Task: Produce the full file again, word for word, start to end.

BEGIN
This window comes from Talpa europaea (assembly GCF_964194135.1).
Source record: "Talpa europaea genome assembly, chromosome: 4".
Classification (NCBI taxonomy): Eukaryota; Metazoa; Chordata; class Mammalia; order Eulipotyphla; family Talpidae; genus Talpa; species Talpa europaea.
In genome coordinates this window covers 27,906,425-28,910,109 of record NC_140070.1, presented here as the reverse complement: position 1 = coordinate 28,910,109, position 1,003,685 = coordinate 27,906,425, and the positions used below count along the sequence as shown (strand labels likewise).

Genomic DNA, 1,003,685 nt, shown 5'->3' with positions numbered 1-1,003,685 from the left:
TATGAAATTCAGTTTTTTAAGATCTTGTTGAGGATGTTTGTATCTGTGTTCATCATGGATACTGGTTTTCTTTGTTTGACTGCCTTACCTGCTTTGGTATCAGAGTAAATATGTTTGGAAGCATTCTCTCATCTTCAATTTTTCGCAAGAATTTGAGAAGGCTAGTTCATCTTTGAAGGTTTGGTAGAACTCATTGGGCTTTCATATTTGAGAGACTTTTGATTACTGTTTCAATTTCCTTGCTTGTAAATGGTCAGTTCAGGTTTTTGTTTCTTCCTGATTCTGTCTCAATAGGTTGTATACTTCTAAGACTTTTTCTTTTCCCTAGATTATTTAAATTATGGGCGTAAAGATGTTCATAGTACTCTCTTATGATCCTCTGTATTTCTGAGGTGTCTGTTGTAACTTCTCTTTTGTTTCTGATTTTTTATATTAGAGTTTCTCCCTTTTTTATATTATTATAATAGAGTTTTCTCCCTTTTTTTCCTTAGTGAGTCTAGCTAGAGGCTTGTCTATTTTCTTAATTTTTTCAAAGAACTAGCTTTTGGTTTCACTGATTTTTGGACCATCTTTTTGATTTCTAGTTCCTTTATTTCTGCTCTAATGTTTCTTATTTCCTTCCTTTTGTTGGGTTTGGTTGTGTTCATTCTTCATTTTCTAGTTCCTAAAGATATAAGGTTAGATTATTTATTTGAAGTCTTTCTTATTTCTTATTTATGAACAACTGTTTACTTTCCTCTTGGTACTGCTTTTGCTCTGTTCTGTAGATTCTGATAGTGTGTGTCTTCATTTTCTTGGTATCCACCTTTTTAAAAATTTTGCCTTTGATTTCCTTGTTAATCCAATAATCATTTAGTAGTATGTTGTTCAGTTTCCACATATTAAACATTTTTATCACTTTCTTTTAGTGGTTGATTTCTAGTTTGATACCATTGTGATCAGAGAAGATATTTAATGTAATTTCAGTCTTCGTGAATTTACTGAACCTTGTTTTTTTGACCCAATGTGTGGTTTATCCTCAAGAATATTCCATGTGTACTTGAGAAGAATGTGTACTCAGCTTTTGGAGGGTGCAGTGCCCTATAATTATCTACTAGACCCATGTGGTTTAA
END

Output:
This window comes from Talpa europaea (assembly GCF_964194135.1).
Source record: "Talpa europaea genome assembly, chromosome: 4".
Classification (NCBI taxonomy): Eukaryota; Metazoa; Chordata; class Mammalia; order Eulipotyphla; family Talpidae; genus Talpa; species Talpa europaea.
In genome coordinates this window covers 27,906,425-28,910,109 of record NC_140070.1, presented here as the reverse complement: position 1 = coordinate 28,910,109, position 1,003,685 = coordinate 27,906,425, and the positions used below count along the sequence as shown (strand labels likewise).

Genomic DNA, 1,003,685 nt, shown 5'->3' with positions numbered 1-1,003,685 from the left:
TATGAAATTCAGTTTTTTAAGATCTTGTTGAGGATGTTTGTATCTGTGTTCATCATGGATACTGGTTTTCTTTGTTTGACTGCCTTACCTGCTTTGGTATCAGAGTAAATATGTTTGGAAGCATTCTCTCATCTTCAATTTTTCGCAAGAATTTGAGAAGGCTAGTTCATCTTTGAAGGTTTGGTAGAACTCATTGGGCTTTCATATTTGAGAGACTTTTGATTACTGTTTCAATTTCCTTGCTTGTAAATGGTCAGTTCAGGTTTTTGTTTCTTCCTGATTCTGTCTCAATAGGTTGTATACTTCTAAGACTTTTTCTTTTCCCTAGATTATTTAAATTATGGGCGTAAAGATGTTCATAGTACTCTCTTATGATCCTCTGTATTTCTGAGGTGTCTGTTGTAACTTCTCTTTTGTTTCTGATTTTTTATATTAGAGTTTCTCCCTTTTTTATATTATTATAATAGAGTTTTCTCCCTTTTTTTCCTTAGTGAGTCTAGCTAGAGGCTTGTCTATTTTCTTAATTTTTTCAAAGAACTAGCTTTTGGTTTCACTGATTTTTGGACCATCTTTTTGATTTCTAGTTCCTTTATTTCTGCTCTAATGTTTCTTATTTCCTTCCTTTTGTTGGGTTTGGTTGTGTTCATTCTTCATTTTCTAGTTCCTAAAGATATAAGGTTAGATTATTTATTTGAAGTCTTTCTTATTTCTTATTTATGAACAACTGTTTACTTTCCTCTTGGTACTGCTTTTGCTCTGTTCTGTAGATTCTGATAGTGTGTGTCTTCATTTTCTTGGTATCCACCTTTTTAAAAATTTTGCCTTTGATTTCCTTGTTAATCCAATAATCATTTAGTAGTATGTTGTTCAGTTTCCACATATTAAACATTTTTATCACTTTCTTTTAGTGGTTGATTTCTAGTTTGATACCATTGTGATCAGAGAAGATATTTAATGTAATTTCAGTCTTCGTGAATTTACTGAACCTTGTTTTTTTGACCCAATGTGTGGTTTATCCTCAAGAATATTCCATGTGTACTTGAGAAGAATGTGTACTCAGCTTTTGGAGGGTGCAGTGCCCTATAATTATCTACTAGACCCATGTGGTTTAA